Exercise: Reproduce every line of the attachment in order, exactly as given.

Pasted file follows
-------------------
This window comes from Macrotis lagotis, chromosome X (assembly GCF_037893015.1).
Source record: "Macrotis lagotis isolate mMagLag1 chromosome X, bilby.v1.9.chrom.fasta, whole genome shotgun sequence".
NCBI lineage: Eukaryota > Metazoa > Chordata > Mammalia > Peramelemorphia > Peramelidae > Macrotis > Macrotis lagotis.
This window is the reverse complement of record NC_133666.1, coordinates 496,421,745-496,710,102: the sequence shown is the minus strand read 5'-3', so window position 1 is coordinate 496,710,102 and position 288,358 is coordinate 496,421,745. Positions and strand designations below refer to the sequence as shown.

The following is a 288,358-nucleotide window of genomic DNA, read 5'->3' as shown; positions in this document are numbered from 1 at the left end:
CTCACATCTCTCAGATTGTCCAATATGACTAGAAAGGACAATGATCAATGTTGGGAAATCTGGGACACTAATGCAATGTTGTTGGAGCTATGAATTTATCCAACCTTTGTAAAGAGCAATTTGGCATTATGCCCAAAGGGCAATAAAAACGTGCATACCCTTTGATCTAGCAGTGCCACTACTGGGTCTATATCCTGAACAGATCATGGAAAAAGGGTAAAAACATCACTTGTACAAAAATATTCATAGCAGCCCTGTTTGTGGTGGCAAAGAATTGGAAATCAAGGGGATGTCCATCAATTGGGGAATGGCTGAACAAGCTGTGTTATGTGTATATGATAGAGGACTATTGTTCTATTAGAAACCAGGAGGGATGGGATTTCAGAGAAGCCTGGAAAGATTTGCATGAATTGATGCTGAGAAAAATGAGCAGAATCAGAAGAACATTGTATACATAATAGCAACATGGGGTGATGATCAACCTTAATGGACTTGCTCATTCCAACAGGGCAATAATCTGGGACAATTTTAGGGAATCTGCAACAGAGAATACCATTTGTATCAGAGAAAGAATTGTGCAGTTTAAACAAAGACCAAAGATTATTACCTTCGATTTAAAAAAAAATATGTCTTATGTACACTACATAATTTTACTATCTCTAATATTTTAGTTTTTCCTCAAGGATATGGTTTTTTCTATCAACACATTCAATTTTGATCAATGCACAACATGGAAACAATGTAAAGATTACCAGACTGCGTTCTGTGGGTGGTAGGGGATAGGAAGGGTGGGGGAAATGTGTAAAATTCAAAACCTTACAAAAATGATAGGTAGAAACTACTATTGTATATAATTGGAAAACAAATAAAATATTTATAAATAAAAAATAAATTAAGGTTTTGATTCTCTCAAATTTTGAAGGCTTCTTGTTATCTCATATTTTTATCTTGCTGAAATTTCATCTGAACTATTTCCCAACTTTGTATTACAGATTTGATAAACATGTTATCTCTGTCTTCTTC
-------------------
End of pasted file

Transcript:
This window comes from Macrotis lagotis, chromosome X (assembly GCF_037893015.1).
Source record: "Macrotis lagotis isolate mMagLag1 chromosome X, bilby.v1.9.chrom.fasta, whole genome shotgun sequence".
NCBI lineage: Eukaryota > Metazoa > Chordata > Mammalia > Peramelemorphia > Peramelidae > Macrotis > Macrotis lagotis.
This window is the reverse complement of record NC_133666.1, coordinates 496,421,745-496,710,102: the sequence shown is the minus strand read 5'-3', so window position 1 is coordinate 496,710,102 and position 288,358 is coordinate 496,421,745. Positions and strand designations below refer to the sequence as shown.

The following is a 288,358-nucleotide window of genomic DNA, read 5'->3' as shown; positions in this document are numbered from 1 at the left end:
CTCACATCTCTCAGATTGTCCAATATGACTAGAAAGGACAATGATCAATGTTGGGAAATCTGGGACACTAATGCAATGTTGTTGGAGCTATGAATTTATCCAACCTTTGTAAAGAGCAATTTGGCATTATGCCCAAAGGGCAATAAAAACGTGCATACCCTTTGATCTAGCAGTGCCACTACTGGGTCTATATCCTGAACAGATCATGGAAAAAGGGTAAAAACATCACTTGTACAAAAATATTCATAGCAGCCCTGTTTGTGGTGGCAAAGAATTGGAAATCAAGGGGATGTCCATCAATTGGGGAATGGCTGAACAAGCTGTGTTATGTGTATATGATAGAGGACTATTGTTCTATTAGAAACCAGGAGGGATGGGATTTCAGAGAAGCCTGGAAAGATTTGCATGAATTGATGCTGAGAAAAATGAGCAGAATCAGAAGAACATTGTATACATAATAGCAACATGGGGTGATGATCAACCTTAATGGACTTGCTCATTCCAACAGGGCAATAATCTGGGACAATTTTAGGGAATCTGCAACAGAGAATACCATTTGTATCAGAGAAAGAATTGTGCAGTTTAAACAAAGACCAAAGATTATTACCTTCGATTTAAAAAAAAATATGTCTTATGTACACTACATAATTTTACTATCTCTAATATTTTAGTTTTTCCTCAAGGATATGGTTTTTTCTATCAACACATTCAATTTTGATCAATGCACAACATGGAAACAATGTAAAGATTACCAGACTGCGTTCTGTGGGTGGTAGGGGATAGGAAGGGTGGGGGAAATGTGTAAAATTCAAAACCTTACAAAAATGATAGGTAGAAACTACTATTGTATATAATTGGAAAACAAATAAAATATTTATAAATAAAAAATAAATTAAGGTTTTGATTCTCTCAAATTTTGAAGGCTTCTTGTTATCTCATATTTTTATCTTGCTGAAATTTCATCTGAACTATTTCCCAACTTTGTATTACAGATTTGATAAACATGTTATCTCTGTCTTCTTC